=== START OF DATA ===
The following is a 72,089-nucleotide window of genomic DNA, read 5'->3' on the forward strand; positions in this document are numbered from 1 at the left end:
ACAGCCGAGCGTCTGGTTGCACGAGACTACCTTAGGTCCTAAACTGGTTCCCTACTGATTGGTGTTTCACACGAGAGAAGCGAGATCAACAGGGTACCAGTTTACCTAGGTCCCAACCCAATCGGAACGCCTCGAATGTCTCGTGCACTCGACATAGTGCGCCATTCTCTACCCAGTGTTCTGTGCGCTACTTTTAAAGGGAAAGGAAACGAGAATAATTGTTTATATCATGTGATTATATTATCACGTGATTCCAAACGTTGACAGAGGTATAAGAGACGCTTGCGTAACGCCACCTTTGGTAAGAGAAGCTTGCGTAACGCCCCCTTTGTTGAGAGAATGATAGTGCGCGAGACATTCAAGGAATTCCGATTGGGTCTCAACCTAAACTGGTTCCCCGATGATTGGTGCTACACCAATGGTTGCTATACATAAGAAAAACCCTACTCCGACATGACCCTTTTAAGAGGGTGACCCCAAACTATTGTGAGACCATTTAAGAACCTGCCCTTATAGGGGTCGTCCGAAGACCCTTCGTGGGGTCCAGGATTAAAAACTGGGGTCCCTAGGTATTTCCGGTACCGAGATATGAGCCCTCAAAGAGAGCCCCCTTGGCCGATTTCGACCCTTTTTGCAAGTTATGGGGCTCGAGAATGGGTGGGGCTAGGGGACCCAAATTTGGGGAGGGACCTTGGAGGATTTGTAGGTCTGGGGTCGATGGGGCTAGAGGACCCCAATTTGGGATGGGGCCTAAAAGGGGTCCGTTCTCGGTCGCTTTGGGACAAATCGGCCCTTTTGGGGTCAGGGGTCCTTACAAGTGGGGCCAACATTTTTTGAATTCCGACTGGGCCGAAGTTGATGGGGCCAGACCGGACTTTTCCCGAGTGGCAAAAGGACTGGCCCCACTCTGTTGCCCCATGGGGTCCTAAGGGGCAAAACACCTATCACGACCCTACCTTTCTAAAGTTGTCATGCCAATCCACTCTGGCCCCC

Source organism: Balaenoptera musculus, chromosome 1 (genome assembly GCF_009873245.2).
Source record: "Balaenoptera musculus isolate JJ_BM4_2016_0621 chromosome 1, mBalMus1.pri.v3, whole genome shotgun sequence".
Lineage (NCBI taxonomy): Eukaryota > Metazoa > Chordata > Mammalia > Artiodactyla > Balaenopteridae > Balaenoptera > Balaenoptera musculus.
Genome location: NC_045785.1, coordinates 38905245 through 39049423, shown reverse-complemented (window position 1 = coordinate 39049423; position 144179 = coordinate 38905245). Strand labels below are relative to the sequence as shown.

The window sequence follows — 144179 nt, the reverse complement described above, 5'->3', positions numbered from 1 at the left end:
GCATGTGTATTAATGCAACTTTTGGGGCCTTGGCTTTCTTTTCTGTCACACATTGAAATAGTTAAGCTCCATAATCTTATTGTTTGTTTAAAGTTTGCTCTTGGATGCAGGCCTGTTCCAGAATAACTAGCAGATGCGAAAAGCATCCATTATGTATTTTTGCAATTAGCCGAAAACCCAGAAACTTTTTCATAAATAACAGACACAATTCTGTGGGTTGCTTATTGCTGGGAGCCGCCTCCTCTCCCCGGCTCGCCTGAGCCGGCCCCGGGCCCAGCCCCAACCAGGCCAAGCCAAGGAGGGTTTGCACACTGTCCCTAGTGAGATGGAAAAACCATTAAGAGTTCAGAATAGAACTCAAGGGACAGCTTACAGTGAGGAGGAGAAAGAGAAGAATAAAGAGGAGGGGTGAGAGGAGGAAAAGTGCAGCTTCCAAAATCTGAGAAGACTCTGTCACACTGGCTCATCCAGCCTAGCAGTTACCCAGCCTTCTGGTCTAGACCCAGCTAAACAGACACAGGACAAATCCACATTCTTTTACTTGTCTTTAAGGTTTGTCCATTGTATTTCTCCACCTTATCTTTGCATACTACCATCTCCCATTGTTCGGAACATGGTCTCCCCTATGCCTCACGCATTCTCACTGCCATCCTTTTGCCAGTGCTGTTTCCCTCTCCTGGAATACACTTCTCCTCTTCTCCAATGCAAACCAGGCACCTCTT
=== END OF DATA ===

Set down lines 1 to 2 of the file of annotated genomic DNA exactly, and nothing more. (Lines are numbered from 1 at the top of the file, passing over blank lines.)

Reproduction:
The following is a 72,089-nucleotide window of genomic DNA, read 5'->3' on the forward strand; positions in this document are numbered from 1 at the left end:
ACAGCCGAGCGTCTGGTTGCACGAGACTACCTTAGGTCCTAAACTGGTTCCCTACTGATTGGTGTTTCACACGAGAGAAGCGAGATCAACAGGGTACCAGTTTACCTAGGTCCCAACCCAATCGGAACGCCTCGAATGTCTCGTGCACTCGACATAGTGCGCCATTCTCTACCCAGTGTTCTGTGCGCTACTTTTAAAGGGAAAGGAAACGAGAATAATTGTTTATATCATGTGATTATATTATCACGTGATTCCAAACGTTGACAGAGGTATAAGAGACGCTTGCGTAACGCCACCTTTGGTAAGAGAAGCTTGCGTAACGCCCCCTTTGTTGAGAGAATGATAGTGCGCGAGACATTCAAGGAATTCCGATTGGGTCTCAACCTAAACTGGTTCCCCGATGATTGGTGCTACACCAATGGTTGCTATACATAAGAAAAACCCTACTCCGACATGACCCTTTTAAGAGGGTGACCCCAAACTATTGTGAGACCATTTAAGAACCTGCCCTTATAGGGGTCGTCCGAAGACCCTTCGTGGGGTCCAGGATTAAAAACTGGGGTCCCTAGGTATTTCCGGTACCGAGATATGAGCCCTCAAAGAGAGCCCCCTTGGCCGATTTCGACCCTTTTTGCAAGTTATGGGGCTCGAGAATGGGTGGGGCTAGGGGACCCAAATTTGGGGAGGGACCTTGGAGGATTTGTAGGTCTGGGGTCGATGGGGCTAGAGGACCCCAATTTGGGATGGGGCCTAAAAGGGGTCCGTTCTCGGTCGCTTTGGGACAAATCGGCCCTTTTGGGGTCAGGGGTCCTTACAAGTGGGGCCAACATTTTTTGAATTCCGACTGGGCCGAAGTTGATGGGGCCAGACCGGACTTTTCCCGAGTGGCAAAAGGACTGGCCCCACTCTGTTGCCCCATGGGGTCCTAAGGGGCAAAACACCTATCACGACCCTACCTTTCTAAAGTTGTCATGCCAATCCACTCTGGCCCCC